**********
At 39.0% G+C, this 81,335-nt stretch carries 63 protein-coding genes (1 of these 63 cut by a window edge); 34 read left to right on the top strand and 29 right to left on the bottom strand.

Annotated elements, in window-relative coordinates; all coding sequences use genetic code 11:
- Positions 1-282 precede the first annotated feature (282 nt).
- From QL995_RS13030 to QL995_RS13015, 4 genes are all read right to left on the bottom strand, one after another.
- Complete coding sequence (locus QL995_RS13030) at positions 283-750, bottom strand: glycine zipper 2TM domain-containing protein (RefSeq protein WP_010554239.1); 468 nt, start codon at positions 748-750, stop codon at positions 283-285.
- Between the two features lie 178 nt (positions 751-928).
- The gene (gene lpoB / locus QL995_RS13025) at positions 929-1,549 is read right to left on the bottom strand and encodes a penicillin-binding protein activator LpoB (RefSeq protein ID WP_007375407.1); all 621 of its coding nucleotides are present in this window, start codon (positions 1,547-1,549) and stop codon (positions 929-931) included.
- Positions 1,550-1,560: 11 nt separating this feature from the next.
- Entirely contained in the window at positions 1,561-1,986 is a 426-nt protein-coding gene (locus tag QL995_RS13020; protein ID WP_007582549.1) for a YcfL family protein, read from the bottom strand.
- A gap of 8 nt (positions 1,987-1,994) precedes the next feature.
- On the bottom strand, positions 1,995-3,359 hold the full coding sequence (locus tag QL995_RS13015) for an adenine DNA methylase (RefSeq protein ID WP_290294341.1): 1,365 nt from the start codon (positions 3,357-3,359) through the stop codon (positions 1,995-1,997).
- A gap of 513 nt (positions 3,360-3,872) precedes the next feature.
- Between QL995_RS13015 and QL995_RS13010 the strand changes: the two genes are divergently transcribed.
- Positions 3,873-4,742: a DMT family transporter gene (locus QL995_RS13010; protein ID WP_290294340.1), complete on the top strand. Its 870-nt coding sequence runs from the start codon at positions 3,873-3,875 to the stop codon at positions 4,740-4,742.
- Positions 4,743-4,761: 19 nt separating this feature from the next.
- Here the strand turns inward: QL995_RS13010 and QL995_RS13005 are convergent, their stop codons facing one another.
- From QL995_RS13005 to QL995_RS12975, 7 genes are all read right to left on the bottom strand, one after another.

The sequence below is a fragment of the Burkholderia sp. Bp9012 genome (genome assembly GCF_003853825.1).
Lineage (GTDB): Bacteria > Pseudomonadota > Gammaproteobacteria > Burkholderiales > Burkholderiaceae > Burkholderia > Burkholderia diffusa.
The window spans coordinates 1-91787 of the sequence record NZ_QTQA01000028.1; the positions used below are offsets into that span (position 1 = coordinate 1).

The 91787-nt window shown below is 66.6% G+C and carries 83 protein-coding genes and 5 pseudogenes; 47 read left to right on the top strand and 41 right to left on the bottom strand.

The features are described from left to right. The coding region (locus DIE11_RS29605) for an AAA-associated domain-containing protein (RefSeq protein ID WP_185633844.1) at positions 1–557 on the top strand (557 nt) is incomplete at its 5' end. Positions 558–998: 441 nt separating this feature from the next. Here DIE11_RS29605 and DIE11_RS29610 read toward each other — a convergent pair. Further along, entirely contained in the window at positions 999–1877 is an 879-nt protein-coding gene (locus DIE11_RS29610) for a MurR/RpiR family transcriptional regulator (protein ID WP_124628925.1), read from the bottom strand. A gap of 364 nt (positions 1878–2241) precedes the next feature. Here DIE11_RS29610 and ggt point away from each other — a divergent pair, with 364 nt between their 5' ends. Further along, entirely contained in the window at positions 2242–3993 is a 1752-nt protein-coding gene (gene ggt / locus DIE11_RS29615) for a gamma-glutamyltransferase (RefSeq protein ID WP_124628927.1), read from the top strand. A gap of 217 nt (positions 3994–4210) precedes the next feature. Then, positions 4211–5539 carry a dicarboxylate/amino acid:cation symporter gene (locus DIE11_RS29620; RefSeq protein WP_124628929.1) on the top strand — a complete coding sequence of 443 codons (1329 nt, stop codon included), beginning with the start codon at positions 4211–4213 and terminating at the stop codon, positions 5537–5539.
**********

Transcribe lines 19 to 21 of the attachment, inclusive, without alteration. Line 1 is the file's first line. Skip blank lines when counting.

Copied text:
Lineage (GTDB): Bacteria > Pseudomonadota > Gammaproteobacteria > Burkholderiales > Burkholderiaceae > Burkholderia > Burkholderia diffusa.
The window spans coordinates 1-91787 of the sequence record NZ_QTQA01000028.1; the positions used below are offsets into that span (position 1 = coordinate 1).

The 91787-nt window shown below is 66.6% G+C and carries 83 protein-coding genes and 5 pseudogenes; 47 read left to right on the top strand and 41 right to left on the bottom strand.